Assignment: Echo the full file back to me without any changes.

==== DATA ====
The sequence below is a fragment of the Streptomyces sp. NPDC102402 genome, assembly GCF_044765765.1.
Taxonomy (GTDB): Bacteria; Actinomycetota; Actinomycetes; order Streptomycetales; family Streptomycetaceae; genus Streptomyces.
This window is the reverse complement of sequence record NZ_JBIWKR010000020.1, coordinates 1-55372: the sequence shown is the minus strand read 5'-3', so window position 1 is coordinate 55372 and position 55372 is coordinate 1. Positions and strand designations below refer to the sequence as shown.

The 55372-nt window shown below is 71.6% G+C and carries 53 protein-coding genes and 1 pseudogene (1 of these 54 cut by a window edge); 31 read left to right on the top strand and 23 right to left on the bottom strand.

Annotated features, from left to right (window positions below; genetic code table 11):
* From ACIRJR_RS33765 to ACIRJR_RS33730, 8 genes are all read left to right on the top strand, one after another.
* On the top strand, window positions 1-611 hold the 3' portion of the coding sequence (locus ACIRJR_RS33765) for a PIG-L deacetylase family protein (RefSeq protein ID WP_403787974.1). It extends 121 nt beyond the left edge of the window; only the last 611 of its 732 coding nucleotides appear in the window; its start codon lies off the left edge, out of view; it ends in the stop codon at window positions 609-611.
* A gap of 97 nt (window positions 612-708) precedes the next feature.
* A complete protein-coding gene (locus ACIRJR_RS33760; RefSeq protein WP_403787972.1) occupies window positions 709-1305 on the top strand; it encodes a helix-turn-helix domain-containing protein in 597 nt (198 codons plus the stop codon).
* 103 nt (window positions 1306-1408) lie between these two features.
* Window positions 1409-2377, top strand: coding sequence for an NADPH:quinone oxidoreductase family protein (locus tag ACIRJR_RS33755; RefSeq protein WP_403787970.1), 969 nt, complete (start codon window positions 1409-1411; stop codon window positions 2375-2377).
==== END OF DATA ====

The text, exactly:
The sequence below is a fragment of the Streptomyces sp. NPDC102402 genome, assembly GCF_044765765.1.
Taxonomy (GTDB): Bacteria; Actinomycetota; Actinomycetes; order Streptomycetales; family Streptomycetaceae; genus Streptomyces.
This window is the reverse complement of sequence record NZ_JBIWKR010000020.1, coordinates 1-55372: the sequence shown is the minus strand read 5'-3', so window position 1 is coordinate 55372 and position 55372 is coordinate 1. Positions and strand designations below refer to the sequence as shown.

The 55372-nt window shown below is 71.6% G+C and carries 53 protein-coding genes and 1 pseudogene (1 of these 54 cut by a window edge); 31 read left to right on the top strand and 23 right to left on the bottom strand.

Annotated features, from left to right (window positions below; genetic code table 11):
* From ACIRJR_RS33765 to ACIRJR_RS33730, 8 genes are all read left to right on the top strand, one after another.
* On the top strand, window positions 1-611 hold the 3' portion of the coding sequence (locus ACIRJR_RS33765) for a PIG-L deacetylase family protein (RefSeq protein ID WP_403787974.1). It extends 121 nt beyond the left edge of the window; only the last 611 of its 732 coding nucleotides appear in the window; its start codon lies off the left edge, out of view; it ends in the stop codon at window positions 609-611.
* A gap of 97 nt (window positions 612-708) precedes the next feature.
* A complete protein-coding gene (locus ACIRJR_RS33760; RefSeq protein WP_403787972.1) occupies window positions 709-1305 on the top strand; it encodes a helix-turn-helix domain-containing protein in 597 nt (198 codons plus the stop codon).
* 103 nt (window positions 1306-1408) lie between these two features.
* Window positions 1409-2377, top strand: coding sequence for an NADPH:quinone oxidoreductase family protein (locus tag ACIRJR_RS33755; RefSeq protein WP_403787970.1), 969 nt, complete (start codon window positions 1409-1411; stop codon window positions 2375-2377).